No two pairs of eyes see alike, and for that matter, your own two eyes may not have the same vision. Refractive errors such as nearsightedness (myopia), farsightedness (hypermetropia) and astigmatism are all common vision problems, and often run in families. In addition, if you're over the age of 40, you may find you're beginning to need a pair of readers for up-close vision. This is an age-related vision problem called presbyopia (which is often confused with farsightedness because they have similar symptoms despite different causes). And that's just the beginning.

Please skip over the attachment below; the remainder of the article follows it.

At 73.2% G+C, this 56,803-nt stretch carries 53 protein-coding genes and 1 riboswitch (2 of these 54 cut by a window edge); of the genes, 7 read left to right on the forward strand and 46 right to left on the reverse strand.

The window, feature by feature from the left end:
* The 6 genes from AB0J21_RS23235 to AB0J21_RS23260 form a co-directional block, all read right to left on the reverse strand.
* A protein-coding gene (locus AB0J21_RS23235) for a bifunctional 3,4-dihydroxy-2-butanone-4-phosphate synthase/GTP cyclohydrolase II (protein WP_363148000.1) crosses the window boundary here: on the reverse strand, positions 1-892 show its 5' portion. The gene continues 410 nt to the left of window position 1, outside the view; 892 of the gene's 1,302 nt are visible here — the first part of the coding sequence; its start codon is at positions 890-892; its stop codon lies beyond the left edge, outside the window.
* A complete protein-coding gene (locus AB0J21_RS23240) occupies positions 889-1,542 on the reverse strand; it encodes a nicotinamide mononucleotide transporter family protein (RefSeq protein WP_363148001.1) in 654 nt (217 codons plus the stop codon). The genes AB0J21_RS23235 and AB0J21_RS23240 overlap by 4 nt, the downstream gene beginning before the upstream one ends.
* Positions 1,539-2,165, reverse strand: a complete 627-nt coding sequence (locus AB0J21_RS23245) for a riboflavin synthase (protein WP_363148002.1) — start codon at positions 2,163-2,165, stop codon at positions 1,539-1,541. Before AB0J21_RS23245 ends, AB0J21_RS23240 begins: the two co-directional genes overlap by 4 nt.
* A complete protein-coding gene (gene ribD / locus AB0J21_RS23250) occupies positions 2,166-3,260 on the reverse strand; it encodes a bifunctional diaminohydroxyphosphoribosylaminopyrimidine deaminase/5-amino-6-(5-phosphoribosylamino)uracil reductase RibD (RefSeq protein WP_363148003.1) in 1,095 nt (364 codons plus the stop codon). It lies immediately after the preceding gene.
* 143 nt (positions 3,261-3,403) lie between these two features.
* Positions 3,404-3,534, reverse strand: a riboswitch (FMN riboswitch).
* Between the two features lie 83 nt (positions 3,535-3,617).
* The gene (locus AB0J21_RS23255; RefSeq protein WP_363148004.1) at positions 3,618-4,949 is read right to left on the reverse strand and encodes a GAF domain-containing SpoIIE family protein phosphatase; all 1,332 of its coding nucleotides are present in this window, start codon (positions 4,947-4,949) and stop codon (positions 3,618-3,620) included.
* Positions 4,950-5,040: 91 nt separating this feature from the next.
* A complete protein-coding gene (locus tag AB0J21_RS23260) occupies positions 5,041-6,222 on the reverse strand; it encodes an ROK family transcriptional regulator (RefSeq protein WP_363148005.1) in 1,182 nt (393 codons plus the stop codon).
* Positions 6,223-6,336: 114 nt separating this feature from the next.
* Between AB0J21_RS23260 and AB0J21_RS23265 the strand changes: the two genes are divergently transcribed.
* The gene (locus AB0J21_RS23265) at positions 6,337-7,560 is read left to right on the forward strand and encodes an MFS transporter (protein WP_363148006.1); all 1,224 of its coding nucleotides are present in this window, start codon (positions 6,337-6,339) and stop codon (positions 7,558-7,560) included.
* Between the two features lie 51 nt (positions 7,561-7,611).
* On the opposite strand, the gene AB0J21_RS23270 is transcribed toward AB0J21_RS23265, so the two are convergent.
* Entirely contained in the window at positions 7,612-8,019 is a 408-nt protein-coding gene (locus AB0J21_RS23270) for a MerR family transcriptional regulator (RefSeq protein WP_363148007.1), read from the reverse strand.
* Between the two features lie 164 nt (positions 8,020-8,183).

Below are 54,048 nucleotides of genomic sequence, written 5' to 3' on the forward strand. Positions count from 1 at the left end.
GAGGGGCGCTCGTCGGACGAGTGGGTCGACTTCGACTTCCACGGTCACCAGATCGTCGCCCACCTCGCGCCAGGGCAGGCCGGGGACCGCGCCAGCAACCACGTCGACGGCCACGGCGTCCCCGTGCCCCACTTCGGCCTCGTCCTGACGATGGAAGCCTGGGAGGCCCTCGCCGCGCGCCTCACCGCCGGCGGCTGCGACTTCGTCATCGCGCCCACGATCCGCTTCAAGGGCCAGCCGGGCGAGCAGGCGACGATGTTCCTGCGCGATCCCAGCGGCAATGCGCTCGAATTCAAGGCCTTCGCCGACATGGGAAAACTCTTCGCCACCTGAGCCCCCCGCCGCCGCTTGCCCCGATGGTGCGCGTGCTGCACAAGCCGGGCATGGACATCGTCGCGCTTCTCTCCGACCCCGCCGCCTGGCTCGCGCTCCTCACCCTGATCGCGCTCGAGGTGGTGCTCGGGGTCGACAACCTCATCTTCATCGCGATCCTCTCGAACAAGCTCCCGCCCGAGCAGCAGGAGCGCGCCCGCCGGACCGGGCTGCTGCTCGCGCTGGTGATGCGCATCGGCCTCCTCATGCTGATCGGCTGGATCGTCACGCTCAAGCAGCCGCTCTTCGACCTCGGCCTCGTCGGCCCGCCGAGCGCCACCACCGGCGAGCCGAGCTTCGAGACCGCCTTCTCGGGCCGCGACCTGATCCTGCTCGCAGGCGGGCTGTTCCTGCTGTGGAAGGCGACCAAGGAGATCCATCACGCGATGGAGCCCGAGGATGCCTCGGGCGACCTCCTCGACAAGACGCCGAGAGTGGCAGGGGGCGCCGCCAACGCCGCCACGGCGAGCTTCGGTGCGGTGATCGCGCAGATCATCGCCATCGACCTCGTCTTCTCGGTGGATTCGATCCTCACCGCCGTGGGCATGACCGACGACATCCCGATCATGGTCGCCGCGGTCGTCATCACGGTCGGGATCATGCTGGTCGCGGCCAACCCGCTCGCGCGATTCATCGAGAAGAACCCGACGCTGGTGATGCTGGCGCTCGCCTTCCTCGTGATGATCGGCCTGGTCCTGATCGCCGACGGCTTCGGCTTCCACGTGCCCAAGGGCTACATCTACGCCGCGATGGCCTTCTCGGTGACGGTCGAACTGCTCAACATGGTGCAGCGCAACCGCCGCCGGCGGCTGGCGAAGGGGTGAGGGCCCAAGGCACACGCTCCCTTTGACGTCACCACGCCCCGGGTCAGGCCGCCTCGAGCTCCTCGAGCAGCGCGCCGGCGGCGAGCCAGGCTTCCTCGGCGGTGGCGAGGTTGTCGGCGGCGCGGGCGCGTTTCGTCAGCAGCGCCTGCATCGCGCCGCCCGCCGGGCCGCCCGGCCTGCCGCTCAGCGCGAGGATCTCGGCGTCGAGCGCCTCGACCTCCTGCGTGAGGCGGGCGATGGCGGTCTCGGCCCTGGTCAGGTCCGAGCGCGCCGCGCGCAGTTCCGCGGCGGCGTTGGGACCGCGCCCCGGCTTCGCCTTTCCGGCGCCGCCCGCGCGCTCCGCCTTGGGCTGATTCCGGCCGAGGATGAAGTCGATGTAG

While it's common to wear corrective contact lenses for multi-focal correction (when you need help seeing at varying distances) such as bifocals, that doesn't mean you'll need to ditch your contacts and go back to glasses [source: American Academy of Ophthalmology]. Your average contact lens will correct a single problem, such as seeing things at a distance, but multi-focal contact lenses can provide what's called simulated simultaneous vision, which means they'll help you see far away and close-up, whether it's reading highway signs in the distance or your computer screen, as well as the small print on your tablet or smartphone. This type of lens may also, in the future, become the key to hands-free augmented reality: A wearer could simultaneously focus on her surroundings and incoming digital information from a Google Glass-type headset.